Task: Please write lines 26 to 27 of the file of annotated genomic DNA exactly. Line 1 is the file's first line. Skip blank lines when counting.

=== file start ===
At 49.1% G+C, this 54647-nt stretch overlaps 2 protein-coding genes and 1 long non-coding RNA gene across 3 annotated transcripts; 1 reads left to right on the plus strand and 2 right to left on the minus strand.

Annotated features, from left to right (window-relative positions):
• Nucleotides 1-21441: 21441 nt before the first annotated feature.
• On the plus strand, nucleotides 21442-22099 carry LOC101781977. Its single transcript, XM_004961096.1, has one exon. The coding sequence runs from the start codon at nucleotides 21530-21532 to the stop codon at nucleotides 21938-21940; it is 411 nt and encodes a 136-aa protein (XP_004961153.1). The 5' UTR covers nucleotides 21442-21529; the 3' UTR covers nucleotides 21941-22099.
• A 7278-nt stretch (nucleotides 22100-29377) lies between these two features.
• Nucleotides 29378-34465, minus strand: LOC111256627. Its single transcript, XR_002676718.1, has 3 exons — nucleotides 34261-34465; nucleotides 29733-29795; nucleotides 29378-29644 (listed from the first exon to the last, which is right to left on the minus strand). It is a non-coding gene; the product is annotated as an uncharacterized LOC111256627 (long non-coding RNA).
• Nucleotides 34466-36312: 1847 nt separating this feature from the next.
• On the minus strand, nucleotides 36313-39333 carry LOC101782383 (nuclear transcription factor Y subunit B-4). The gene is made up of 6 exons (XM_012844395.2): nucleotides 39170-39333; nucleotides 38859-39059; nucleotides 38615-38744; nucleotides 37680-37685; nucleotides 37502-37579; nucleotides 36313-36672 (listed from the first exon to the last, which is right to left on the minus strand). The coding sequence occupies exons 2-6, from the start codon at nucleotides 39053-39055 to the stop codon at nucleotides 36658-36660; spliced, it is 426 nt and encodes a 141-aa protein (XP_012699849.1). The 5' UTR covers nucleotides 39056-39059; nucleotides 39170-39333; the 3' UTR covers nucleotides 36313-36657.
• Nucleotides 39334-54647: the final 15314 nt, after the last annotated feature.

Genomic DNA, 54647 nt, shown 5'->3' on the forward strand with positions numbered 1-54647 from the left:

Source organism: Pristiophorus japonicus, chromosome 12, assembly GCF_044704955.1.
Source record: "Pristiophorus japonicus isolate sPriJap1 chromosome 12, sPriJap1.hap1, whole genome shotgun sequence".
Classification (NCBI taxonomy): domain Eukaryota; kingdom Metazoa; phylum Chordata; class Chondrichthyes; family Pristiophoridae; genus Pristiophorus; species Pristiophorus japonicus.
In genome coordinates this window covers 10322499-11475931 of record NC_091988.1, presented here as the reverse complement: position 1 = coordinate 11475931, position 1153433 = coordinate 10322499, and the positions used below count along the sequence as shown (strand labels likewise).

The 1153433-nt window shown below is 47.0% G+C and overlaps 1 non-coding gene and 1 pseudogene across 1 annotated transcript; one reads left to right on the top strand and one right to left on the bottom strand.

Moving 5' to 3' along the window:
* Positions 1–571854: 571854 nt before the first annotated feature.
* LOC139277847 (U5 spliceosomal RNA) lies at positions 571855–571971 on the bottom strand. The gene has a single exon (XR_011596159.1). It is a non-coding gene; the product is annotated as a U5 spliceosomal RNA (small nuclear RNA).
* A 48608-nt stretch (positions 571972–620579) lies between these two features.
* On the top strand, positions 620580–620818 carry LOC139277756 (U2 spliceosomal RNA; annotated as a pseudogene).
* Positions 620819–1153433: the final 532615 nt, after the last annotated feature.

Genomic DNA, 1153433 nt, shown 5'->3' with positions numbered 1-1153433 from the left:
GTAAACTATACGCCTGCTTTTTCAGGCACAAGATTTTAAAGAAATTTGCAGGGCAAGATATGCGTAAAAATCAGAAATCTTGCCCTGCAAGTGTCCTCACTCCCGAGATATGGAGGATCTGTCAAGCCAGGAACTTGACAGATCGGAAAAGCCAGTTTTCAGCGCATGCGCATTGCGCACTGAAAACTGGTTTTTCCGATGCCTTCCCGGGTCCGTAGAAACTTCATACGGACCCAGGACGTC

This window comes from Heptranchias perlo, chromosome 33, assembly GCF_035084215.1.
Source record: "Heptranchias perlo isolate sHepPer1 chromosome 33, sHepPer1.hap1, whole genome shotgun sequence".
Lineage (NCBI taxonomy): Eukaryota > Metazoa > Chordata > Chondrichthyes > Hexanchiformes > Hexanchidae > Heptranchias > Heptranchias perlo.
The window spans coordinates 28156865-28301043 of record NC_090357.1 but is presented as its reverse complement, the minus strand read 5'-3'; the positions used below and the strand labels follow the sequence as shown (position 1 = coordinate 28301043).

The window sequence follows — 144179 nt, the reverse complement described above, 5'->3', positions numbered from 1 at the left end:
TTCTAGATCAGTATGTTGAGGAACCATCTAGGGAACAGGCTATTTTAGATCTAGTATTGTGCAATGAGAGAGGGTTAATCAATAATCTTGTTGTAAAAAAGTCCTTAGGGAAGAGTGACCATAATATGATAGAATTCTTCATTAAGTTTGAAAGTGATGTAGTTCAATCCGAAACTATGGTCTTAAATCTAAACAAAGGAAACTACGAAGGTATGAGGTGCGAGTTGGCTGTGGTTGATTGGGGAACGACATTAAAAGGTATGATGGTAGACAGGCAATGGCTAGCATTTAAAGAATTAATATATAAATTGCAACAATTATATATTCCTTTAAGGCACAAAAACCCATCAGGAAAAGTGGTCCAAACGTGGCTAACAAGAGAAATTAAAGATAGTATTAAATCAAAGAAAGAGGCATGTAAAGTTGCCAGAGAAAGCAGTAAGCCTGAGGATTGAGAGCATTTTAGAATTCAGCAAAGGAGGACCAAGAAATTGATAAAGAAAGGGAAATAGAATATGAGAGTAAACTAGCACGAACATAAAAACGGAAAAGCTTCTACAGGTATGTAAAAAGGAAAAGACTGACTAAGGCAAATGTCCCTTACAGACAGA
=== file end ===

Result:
Lineage (NCBI taxonomy): Eukaryota > Metazoa > Chordata > Chondrichthyes > Hexanchiformes > Hexanchidae > Heptranchias > Heptranchias perlo.
The window spans coordinates 28156865-28301043 of record NC_090357.1 but is presented as its reverse complement, the minus strand read 5'-3'; the positions used below and the strand labels follow the sequence as shown (position 1 = coordinate 28301043).